And don’t forget to insulate your sewer hose, as well! Check out our 3-step guide on how to keep your RV sewer hose from freezing for more information.

Insulate Your Water Valves

Placing skirting around the bottom of your RV will go a long way toward insulating the water valves in the exterior compartments. There are, however, some additional measures you can take to prevent the water around the valves and other components from freezing.

Ensure that your water tanks are always at least 25% full. The water in an almost-empty tank is more likely to freeze, and the ice can clog your valves and hoses.

To further reduce your risk of frost in your tank, consider using a holding tank heater. This type of heater is an electric blanket you can attach to the tank to prevent the water temperatures from dropping below zero.

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RV Insulation

Insulating your RV will not only keep your pipes from freezing but will also improve your camper’s energy efficiency and indoor comfort.

Doors And Windows

Door and window insulation solutions include:

If you want to replace your doors and windows, look for products with energy-efficient labels to ensure a high insulation value.

Skirt Your RV

RV skirting is a material that you place around the bottom of your camper to prevent heat from escaping through the undercarriage. Because there is so much heat loss through the floor of an RV, skirting placement will reduce your propane costs significantly and prevent water from freezing in your system’s lines.

There are several material options for RV skirting, including:

  • Vinyl material
  • Plywood
  • Tarps
  • Insulation boards

Some RV owners place hay bales around their campers to keep heat in, but they are a breeding ground for mold, mice, and other pests. Vinyl, on the other hand, is the best material for skirting, as it lasts for years and is easy to install. Vinyl is also an excellent insulator.

Insulate The Vents

In cold temperatures, the warm air inside your RV will rise and exit through the vents. To prevent the warm air from escaping, insulate your vents by installing vent covers or draft shields. You can also stuff the vents with foam board or any other insulating material.

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Insulate The Undercarriage

In addition to skirting your RV, close the openings underneath your RV where there are entry points for hoses, cables, and other connections. Spraying these gaps with an aerosol foam is a quick and easy way to reduce openings, prevent cold air from entering, and keep warm air in.

Insulate The Flooring

Improve the insulation value of your RV’s floor by installing foam board. You can also use carpeting or heavy rugs.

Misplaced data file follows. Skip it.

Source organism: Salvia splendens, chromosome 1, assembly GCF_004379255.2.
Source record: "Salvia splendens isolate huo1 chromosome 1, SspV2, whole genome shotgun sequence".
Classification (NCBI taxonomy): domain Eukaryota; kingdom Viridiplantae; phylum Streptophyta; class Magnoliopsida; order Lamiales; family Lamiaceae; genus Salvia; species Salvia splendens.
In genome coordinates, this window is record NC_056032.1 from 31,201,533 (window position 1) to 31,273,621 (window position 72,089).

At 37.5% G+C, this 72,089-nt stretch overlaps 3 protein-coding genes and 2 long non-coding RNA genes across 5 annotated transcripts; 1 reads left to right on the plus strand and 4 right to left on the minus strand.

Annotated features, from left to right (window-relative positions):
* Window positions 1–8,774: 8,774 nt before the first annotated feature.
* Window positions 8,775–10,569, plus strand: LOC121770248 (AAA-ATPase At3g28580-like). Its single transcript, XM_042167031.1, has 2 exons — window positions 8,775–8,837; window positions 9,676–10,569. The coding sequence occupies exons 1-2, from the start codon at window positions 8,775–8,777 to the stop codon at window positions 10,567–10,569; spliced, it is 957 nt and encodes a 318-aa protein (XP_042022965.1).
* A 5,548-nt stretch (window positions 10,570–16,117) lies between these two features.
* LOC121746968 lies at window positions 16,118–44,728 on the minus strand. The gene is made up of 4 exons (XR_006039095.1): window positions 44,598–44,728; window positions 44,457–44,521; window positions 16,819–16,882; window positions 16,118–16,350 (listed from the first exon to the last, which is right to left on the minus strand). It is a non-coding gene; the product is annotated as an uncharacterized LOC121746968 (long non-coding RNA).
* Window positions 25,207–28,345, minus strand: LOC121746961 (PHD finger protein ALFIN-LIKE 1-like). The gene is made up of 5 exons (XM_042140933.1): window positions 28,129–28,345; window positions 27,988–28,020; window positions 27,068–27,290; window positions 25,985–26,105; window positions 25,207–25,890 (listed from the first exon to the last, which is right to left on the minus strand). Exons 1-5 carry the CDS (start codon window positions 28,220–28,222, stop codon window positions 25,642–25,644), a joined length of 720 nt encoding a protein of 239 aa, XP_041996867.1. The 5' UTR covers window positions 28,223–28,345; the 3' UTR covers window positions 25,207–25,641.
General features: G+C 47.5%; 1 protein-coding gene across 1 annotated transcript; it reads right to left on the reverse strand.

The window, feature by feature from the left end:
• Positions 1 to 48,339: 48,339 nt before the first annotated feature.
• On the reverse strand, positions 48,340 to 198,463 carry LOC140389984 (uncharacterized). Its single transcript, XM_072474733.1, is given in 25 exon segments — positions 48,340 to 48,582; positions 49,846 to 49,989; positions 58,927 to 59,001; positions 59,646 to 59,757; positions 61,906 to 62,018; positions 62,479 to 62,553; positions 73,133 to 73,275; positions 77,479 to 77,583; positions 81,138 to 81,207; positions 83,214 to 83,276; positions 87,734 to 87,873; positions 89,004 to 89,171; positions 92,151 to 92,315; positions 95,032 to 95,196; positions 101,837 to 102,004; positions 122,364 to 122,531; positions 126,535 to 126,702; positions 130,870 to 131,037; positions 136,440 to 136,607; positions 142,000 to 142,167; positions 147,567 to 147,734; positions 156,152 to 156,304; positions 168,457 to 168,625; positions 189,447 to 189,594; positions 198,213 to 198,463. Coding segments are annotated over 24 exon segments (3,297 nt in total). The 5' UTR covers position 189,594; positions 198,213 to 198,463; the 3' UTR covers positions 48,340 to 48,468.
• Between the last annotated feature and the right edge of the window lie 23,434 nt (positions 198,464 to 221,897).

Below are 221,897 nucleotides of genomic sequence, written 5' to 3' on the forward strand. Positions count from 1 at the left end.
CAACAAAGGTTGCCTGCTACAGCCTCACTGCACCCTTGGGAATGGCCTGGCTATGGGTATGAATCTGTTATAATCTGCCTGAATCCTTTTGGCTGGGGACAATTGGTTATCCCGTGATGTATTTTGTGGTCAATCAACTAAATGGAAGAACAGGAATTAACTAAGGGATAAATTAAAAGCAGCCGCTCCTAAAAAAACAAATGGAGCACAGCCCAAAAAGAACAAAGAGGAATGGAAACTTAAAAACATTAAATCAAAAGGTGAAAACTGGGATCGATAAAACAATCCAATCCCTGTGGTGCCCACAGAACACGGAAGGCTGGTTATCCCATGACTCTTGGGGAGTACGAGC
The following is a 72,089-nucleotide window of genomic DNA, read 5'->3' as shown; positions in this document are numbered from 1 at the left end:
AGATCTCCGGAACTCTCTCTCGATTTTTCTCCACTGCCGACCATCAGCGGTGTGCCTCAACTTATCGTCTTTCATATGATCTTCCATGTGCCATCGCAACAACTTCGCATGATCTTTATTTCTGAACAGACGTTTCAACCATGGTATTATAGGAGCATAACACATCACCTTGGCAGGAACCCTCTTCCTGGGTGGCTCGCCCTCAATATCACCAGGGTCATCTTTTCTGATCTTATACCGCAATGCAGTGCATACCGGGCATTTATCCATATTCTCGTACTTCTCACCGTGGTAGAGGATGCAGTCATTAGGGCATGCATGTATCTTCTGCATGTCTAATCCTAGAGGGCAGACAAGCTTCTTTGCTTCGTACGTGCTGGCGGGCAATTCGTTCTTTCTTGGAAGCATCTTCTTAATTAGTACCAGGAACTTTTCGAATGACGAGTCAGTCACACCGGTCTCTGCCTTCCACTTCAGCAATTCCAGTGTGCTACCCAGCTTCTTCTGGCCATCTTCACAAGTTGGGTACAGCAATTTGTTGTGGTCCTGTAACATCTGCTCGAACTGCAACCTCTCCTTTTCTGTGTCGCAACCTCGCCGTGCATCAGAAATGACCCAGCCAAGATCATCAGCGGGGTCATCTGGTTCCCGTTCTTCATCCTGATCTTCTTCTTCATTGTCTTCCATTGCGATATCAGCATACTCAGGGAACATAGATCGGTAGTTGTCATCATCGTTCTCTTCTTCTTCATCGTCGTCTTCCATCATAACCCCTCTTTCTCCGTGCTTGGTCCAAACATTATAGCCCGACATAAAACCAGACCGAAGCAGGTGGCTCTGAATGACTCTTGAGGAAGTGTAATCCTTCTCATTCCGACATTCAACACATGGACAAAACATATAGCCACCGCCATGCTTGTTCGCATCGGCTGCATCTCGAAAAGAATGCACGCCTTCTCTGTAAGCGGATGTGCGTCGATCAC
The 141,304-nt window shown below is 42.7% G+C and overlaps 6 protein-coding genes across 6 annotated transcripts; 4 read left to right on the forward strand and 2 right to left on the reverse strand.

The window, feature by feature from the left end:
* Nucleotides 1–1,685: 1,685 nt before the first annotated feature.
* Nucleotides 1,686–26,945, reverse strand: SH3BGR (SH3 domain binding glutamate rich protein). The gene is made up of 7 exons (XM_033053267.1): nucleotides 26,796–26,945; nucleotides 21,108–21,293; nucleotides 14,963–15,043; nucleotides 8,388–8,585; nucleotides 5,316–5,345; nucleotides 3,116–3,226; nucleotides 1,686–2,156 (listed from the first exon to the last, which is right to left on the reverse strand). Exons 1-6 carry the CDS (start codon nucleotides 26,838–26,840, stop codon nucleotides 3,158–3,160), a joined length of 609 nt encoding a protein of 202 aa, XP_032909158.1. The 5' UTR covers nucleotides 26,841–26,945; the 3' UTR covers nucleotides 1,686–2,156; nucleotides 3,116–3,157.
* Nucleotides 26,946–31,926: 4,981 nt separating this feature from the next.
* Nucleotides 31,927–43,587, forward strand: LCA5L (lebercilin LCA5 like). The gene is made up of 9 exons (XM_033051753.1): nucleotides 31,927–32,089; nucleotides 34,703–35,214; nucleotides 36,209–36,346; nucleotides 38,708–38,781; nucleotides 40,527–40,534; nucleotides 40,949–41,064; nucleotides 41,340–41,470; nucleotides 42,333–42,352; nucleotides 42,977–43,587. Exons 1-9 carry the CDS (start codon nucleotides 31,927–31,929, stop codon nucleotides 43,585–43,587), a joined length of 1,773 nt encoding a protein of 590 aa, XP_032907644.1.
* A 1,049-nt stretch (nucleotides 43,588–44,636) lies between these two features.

Check out our guide on how to insulate a camper for winter use for more ideas!

Thawing Frozen Hoses

So, what do you do if your hose(s) actually do freeze over?

If you find yourself with a frozen hose, follow the steps below to thaw the ice.

Thaw The Hose Connections

Before you disconnect the hose, use a heat gun to thaw the ice inside the hose connections. Point the heat gun at the fitting from different angles to ensure no ice is left inside the crevices. Melting the ice inside the connections takes around ten minutes.

Disconnect The Hose

After melting the ice in the connections, disconnect the hose from the water supply and onboard RV ports. If you have difficulty disconnecting the hose, that means there is still ice in the connections and further thawing is necessary. Don’t tug on the fittings, as the ice can damage them.

Bring Your Hose In

After disconnecting the hose, you can bring it inside your RV where it is warm and the rest of the ice can thaw. When you bring the hose in, point the ends of the hose upward so that the melting ice doesn’t spill. Place the hose in your shower and leave it there until all the ice has melted.

Check For Damage

If the water inside your hose freezes, it expands and can rapture the tube or other hose components. After thawing your frozen hose, carefully inspect it for damage before you reattach and use it again. If you notice cracks, splits, or other signs of damage, use a spare hose instead.

Frequently Asked Questions

At What Temperatures Will Pipes Freeze In The Winter?

Several factors determine the temperature at which your RV pipes will freeze, including the insulation you have in place, the type of piping you have, whether you use a heat cable, and the temperature change rate.

Generally, the temperature has to drop below 32°F for 24 hours before the water in your RV pipe will freeze. You can prevent this from happening by adhering to the measures outlined above.

What Happens If RV Pipes Freeze?

When RV pipes freeze, just like any other pipe, the frozen water in the pipe expands and puts tremendous pressure on the pipe itself and any connections. This can cause the pipe to crack, split or burst open, potentially causing water damage or spilled sewage.

Will RV Holding Tanks Freeze?

Yes, just like the plumbing in your RV, the contents in your holding tanks can freeze too. This can cause substantial damage to your tanks and any plumbing connected to them that is costly to repair.

Should You Cover A Camper In Winter?

If your RV sits outside during the winter months, you should consider investing in an RV cover to protect it from the elements, bird droppings, tree sap, etc. A high-end cover will last for years and provide your camper with sufficient protection.

Related: Are RV Covers Good or Bad? (Pros and Cons)

A cover isn’t necessary for indoor storage, unless the area is dusty or if you also use the space for DIY or construction work. There’s no need to cover your RV while camping. Either way, don’t forget to winterize your RV before storing it for the winter.

How Cold Is Too Cold For An RV?

Your RV can withstand nocturnal temperatures in the low 20s with no issues, provided that you take all the necessary precautionary steps. If you winterize your rig, fill up on propane, use a tank heater, and insulate your hoses, you won’t need to worry about water freezing in your pipes. To make cold temperatures easier to manage, select campsites with electric outlets.